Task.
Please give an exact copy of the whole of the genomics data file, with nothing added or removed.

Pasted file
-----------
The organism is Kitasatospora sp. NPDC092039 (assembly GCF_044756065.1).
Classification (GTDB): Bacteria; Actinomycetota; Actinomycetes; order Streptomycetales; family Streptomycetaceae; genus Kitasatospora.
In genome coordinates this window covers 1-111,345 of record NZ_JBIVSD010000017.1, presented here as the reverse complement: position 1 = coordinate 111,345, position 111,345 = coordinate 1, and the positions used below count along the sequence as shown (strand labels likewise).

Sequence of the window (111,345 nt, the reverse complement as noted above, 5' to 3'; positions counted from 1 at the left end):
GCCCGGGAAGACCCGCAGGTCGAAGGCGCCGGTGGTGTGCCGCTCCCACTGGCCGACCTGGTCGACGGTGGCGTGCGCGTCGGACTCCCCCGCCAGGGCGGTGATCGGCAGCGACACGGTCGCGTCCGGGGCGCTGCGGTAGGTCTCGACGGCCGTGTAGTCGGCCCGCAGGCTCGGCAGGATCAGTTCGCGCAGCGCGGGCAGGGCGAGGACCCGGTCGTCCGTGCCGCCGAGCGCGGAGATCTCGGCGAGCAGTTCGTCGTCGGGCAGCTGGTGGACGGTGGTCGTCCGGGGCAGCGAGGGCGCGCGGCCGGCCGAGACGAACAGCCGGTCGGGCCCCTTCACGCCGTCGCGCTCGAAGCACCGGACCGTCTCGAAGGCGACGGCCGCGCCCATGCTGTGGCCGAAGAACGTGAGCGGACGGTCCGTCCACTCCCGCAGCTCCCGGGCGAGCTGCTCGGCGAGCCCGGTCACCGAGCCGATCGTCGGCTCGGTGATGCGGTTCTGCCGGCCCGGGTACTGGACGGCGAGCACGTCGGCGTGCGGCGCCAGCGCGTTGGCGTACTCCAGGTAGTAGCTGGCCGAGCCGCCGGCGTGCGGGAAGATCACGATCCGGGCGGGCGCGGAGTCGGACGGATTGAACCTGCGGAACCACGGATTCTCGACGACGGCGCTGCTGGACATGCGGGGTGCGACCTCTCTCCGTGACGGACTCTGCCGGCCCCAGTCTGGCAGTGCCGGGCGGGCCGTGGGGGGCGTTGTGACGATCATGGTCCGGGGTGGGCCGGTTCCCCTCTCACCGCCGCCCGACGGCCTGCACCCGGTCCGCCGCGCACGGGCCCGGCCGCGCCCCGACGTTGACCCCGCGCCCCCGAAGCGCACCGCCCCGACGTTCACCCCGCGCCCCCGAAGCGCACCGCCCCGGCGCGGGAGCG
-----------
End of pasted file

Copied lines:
The organism is Kitasatospora sp. NPDC092039 (assembly GCF_044756065.1).
Classification (GTDB): Bacteria; Actinomycetota; Actinomycetes; order Streptomycetales; family Streptomycetaceae; genus Kitasatospora.
In genome coordinates this window covers 1-111,345 of record NZ_JBIVSD010000017.1, presented here as the reverse complement: position 1 = coordinate 111,345, position 111,345 = coordinate 1, and the positions used below count along the sequence as shown (strand labels likewise).

Sequence of the window (111,345 nt, the reverse complement as noted above, 5' to 3'; positions counted from 1 at the left end):
GCCCGGGAAGACCCGCAGGTCGAAGGCGCCGGTGGTGTGCCGCTCCCACTGGCCGACCTGGTCGACGGTGGCGTGCGCGTCGGACTCCCCCGCCAGGGCGGTGATCGGCAGCGACACGGTCGCGTCCGGGGCGCTGCGGTAGGTCTCGACGGCCGTGTAGTCGGCCCGCAGGCTCGGCAGGATCAGTTCGCGCAGCGCGGGCAGGGCGAGGACCCGGTCGTCCGTGCCGCCGAGCGCGGAGATCTCGGCGAGCAGTTCGTCGTCGGGCAGCTGGTGGACGGTGGTCGTCCGGGGCAGCGAGGGCGCGCGGCCGGCCGAGACGAACAGCCGGTCGGGCCCCTTCACGCCGTCGCGCTCGAAGCACCGGACCGTCTCGAAGGCGACGGCCGCGCCCATGCTGTGGCCGAAGAACGTGAGCGGACGGTCCGTCCACTCCCGCAGCTCCCGGGCGAGCTGCTCGGCGAGCCCGGTCACCGAGCCGATCGTCGGCTCGGTGATGCGGTTCTGCCGGCCCGGGTACTGGACGGCGAGCACGTCGGCGTGCGGCGCCAGCGCGTTGGCGTACTCCAGGTAGTAGCTGGCCGAGCCGCCGGCGTGCGGGAAGATCACGATCCGGGCGGGCGCGGAGTCGGACGGATTGAACCTGCGGAACCACGGATTCTCGACGACGGCGCTGCTGGACATGCGGGGTGCGACCTCTCTCCGTGACGGACTCTGCCGGCCCCAGTCTGGCAGTGCCGGGCGGGCCGTGGGGGGCGTTGTGACGATCATGGTCCGGGGTGGGCCGGTTCCCCTCTCACCGCCGCCCGACGGCCTGCACCCGGTCCGCCGCGCACGGGCCCGGCCGCGCCCCGACGTTGACCCCGCGCCCCCGAAGCGCACCGCCCCGACGTTCACCCCGCGCCCCCGAAGCGCACCGCCCCGGCGCGGGAGCG